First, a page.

Today , I was asked by someone how SQL Server behaves in a non-preemptive way while still running on the OS which is preemptive .Even though I explained this theoritically ,I was requested if there is a way we can see it practically . It wasn't difficult but it really proved to what I explained .I alos felt that if we add practicals to theory it will have much deeper impact ...
NOTE : I am doing all the testing on SQL Server 2008 RTM EVAL as what I am trying to explain can be done in 2008 onwards.On 2005 you will not see what is written here.So I would request to use SQL 2008 and above .
Windows Scheduling (Preemptive) :
Starting from Windows NT 3.1 (XP ,2000,2003 etc) Windows scheduling was priority driven i.e preemptive scheduling .So every thread will have a priority associated with it .Based on this priority the threads will get the time slice (Quantum) to run on the CPU .So , even if thread of lower priority is running and all of a sudden another thread of a higher
priority comes up , the low priority thread will be preempted interrupted) and the higher priority thread will be scheduled to run on the CPU.However , the scheduler is smart enough .It will keep the preempted thread on the top of the waiting threads by adjusting its priority (Lets not get too deep in to this at this point).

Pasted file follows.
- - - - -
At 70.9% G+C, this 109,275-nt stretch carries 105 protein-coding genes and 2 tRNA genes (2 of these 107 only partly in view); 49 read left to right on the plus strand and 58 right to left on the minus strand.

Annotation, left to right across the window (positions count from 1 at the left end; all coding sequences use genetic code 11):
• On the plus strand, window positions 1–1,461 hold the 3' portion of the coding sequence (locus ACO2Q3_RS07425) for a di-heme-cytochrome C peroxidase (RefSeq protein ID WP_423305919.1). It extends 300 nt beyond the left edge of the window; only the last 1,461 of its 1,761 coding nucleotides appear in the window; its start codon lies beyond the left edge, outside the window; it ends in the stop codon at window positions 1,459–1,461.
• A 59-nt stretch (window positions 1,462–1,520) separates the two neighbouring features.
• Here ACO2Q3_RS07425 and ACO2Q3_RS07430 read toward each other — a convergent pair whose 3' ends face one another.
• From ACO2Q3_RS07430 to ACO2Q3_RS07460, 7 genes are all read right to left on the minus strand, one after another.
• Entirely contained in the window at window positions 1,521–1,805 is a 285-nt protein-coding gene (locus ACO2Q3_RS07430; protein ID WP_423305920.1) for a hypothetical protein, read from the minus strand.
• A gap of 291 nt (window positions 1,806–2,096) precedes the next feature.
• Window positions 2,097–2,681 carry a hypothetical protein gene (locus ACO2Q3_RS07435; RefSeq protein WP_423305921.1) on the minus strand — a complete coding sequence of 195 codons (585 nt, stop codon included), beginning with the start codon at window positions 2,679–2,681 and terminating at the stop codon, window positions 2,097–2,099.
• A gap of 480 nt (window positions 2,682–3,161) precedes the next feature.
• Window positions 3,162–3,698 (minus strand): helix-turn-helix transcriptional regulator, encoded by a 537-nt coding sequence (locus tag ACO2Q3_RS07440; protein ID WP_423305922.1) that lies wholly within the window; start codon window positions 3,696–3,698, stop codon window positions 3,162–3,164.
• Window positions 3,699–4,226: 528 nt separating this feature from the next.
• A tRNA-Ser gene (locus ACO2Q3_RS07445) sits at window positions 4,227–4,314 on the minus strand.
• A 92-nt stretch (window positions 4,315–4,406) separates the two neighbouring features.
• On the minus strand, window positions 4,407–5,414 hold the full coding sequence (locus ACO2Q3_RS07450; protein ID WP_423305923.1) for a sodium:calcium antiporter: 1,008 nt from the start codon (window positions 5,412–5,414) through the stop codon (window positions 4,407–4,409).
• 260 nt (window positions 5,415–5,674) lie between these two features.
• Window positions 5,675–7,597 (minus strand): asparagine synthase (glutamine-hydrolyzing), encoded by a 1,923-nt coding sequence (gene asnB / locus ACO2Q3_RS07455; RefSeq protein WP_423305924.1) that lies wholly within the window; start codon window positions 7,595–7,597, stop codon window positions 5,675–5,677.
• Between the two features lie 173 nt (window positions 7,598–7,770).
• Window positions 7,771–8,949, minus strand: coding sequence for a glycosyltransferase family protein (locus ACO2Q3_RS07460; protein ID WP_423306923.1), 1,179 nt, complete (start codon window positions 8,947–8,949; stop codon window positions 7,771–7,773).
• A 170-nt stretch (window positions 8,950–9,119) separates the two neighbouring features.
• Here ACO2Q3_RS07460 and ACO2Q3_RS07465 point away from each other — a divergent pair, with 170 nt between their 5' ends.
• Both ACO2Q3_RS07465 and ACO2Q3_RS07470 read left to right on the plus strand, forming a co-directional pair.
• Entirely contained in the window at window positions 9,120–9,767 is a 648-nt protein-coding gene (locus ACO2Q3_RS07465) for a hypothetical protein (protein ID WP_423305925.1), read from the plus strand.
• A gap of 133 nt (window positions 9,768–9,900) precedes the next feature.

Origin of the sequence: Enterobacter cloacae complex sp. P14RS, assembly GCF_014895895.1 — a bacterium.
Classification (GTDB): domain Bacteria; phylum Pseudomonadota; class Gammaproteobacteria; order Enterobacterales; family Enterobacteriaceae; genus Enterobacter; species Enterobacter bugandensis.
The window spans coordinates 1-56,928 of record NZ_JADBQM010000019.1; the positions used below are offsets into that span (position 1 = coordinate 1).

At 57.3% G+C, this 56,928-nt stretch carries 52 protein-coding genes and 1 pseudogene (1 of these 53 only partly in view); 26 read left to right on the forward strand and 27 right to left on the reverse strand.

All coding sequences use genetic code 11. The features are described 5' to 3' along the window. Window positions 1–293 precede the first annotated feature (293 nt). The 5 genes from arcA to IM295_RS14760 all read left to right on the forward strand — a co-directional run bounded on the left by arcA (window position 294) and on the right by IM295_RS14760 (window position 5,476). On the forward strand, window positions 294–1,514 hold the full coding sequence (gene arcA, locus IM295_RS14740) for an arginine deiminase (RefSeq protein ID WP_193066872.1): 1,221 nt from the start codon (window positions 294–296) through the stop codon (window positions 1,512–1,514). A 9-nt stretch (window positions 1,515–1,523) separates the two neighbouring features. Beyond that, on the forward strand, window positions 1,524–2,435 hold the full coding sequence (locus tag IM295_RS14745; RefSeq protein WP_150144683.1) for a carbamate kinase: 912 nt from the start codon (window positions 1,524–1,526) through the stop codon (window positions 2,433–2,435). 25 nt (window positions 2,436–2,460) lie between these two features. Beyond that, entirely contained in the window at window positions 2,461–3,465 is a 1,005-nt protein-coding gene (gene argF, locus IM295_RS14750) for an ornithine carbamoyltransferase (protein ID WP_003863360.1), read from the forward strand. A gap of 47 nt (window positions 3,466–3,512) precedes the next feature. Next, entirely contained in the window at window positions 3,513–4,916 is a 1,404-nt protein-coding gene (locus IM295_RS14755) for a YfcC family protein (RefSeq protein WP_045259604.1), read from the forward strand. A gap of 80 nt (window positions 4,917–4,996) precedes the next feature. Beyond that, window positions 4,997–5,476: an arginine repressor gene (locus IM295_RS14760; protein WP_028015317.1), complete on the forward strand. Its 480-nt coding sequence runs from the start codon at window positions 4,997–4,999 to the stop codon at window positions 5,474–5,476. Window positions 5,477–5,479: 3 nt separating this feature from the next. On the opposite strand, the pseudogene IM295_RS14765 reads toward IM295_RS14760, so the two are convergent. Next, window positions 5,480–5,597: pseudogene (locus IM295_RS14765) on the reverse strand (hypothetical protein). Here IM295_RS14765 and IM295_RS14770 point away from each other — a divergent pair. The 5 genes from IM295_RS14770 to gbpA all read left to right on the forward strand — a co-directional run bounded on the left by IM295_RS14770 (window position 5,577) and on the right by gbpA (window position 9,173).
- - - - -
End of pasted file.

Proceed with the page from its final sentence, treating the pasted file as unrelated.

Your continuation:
Prior to this OS scheduling was non-preemptive i.e. cooperative scheduling .Remember the days when Windows 98 use to hang and we use to reboot the server quite often ,to get rid of it.Cooperative scheduling is good if all the threads leave the CPU after some time and give chance to other threads (including kernal mode threads which are more
Important and get a chance to run whenever required) after a fixed interval of time . But that normally does not happen .some nasty application threads don't yield and hence blocks other threads.
SQL Server Scheduling (non-preemptive) :
SQL Server has its own scheduling mechanism and it does not follow OS scheduling (looks strange as it runs on the preemptive OS) .Its called as UMS (User Mode Scheduling) in 2000 and SOS (SQL OS) in 2005 and above .BUT :
1) Why SQL Server does not hang just like windows 98 use to ?
Answer: SQL Server does not hang because its threads yield every voluntarily.In case a thread does not yield in 60 seconds (unlike the faulty application where the threads does not yield)SQL Server throws non-yielding scheduler hung error and throws a mini dump with the stack information of all the threads in it .
2) How SQL Server manages to schedule in the non-preemptive way ?
Answer: Windows OS will not schedule any thread which is running in infinite wait loop and simply ignores it. SQL Server (actually UMS) takes advantage of this and cleverly puts all the threads which it does not want to schedule to infinitely sleep by calling WaitforsingleObject function in an infinite loop .When SQL Server wants the thread to run it simply signal the thread and it comes out of the sleep modes .Its the Windows which then schedules the thread .Its important to know that UMS schedules only ONE SQl Server thread per CPU .However , there is an exception to this . There are moments where to complete a task the thread leaves the SQL Server scheduler and goes to preemptive mode scheduling . For example using xp_cmdshell to open notepad or running an extended stored procedure that deals with filesystem (like reading a file) or a linked server query